By Nancy Collins, PhD, RD, LD/N, FAPWCA, and Allison Schnitzer
Nutrition is a critical factor in the wound healing process, with adequate protein intake essential to the successful healing of a wound. Patients with both chronic and acute wounds, such as postsurgical wounds or pressure ulcers, require an increased amount of protein to ensure complete and timely healing of their wounds.
Elderly patients with wounds pose a special challenge because of their decreased lean body mass and the likelihood of chronic illnesses and insufficient dietary protein intake. To promote a full recovery, wound care clinicians must address the increased protein needs of wound patients, especially elderly patients.
Understanding protein structure and function
Protein comes from the Greek word protos, which means “first” or “primary,” reflecting the body’s fundamental need for this nutrient. Amino acids, the basic constituents of protein, are required for many wide-ranging body functions. Proteins function as enzymes for chemical reactions; hormones for chemical messaging; buffers to regulate acid-base balance; antibodies for the immune system; transporters, such as albumin, hemoglobin, transferrin, and retinol-binding protein, of substances in the blood; and acute-phase responders that guide the body’s response during acute critical illness.
Proteins also play structural roles, as the contractile proteins actin and myosin found in cardiac, skeletal, and smooth muscle and as the fibrous proteins collagen, elastin, and keratin. During the proliferative phase of wound repair, collagen deposition is crucial to increase the wound’s tensile strength. Forty percent of the body’s protein occurs in skeletal muscle—the major component of lean body mass, the metabolically active tissues of the body. Lean body mass declines with age and critical illness, significantly compromising the body’s ability to carry out all the necessary functions of protein.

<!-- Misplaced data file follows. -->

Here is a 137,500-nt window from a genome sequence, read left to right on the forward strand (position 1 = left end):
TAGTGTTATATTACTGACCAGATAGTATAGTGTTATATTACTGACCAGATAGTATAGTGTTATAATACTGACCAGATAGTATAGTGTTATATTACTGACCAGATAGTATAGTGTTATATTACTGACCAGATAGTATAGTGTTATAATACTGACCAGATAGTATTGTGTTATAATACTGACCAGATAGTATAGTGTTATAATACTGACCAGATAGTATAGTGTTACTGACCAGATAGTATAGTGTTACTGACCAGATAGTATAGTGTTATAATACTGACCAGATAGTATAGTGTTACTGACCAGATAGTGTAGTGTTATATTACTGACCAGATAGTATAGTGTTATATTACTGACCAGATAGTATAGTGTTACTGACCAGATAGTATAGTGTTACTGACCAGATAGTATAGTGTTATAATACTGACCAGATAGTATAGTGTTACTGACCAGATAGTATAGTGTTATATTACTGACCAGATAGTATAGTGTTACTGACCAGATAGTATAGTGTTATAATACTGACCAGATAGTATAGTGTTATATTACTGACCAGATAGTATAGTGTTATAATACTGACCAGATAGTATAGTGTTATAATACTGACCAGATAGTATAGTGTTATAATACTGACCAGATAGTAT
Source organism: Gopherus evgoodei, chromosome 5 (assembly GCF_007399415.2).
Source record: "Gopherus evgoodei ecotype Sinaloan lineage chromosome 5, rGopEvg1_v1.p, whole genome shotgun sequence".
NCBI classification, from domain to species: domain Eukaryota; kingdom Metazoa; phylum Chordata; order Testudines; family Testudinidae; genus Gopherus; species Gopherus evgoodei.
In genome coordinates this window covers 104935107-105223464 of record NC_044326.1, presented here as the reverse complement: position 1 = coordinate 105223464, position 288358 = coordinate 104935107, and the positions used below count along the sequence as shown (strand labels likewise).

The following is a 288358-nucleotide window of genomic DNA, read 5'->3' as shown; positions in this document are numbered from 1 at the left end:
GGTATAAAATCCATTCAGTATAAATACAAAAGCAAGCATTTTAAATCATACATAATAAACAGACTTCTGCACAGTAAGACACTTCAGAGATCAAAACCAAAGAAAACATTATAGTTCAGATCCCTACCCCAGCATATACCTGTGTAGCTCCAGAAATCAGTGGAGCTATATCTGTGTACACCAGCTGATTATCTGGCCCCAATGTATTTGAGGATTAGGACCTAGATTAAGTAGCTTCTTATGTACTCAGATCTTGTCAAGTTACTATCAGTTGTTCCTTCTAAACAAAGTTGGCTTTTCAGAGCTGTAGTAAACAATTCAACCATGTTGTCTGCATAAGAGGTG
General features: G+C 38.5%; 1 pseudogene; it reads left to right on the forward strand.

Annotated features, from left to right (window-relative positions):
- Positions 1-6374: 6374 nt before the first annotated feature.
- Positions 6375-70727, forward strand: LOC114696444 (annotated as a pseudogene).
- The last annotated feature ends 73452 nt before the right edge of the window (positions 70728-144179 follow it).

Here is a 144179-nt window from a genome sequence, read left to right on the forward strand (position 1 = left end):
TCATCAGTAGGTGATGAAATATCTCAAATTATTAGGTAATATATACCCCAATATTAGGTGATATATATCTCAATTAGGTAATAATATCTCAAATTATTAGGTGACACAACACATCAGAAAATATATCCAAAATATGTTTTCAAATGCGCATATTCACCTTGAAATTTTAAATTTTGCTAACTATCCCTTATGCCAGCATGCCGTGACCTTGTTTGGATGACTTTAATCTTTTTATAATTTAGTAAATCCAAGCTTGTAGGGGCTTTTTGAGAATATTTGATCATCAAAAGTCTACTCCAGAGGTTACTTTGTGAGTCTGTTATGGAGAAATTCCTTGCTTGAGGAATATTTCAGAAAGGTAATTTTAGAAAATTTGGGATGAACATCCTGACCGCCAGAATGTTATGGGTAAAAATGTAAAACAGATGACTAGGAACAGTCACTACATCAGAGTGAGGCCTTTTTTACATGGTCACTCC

All of the body’s 20 amino acids have the same basic structure—a central carbon, at least one amino group (-NH2), at least one carboxylic acid group (-COOH), and a side chain group that makes each amino acid unique and determines its functional role in the body.
Sometimes classified by their properties, such as net charge and polarity, amino acids commonly are classified as either essential (or indispensable) or nonessential (or dispensable).
The nine essential amino acids are histidine, isoleucine, leucine, lysine, methionine, phenylalanine, threonine, tryptophan, and valine. Because the body can’t synthesize essential amino acids, it’s necessary to obtain them from the diet.
The 11 remaining amino acids are nonessential because the body can synthesize them using existing carbon skeletons and free amino groups. However, some nonessential amino acids are considered conditionally essential when a specific condition prevents the body from synthesizing a particular amino acid, including genetic conditions, such as phenylketonuria, and immature organ function during infancy and adulthood.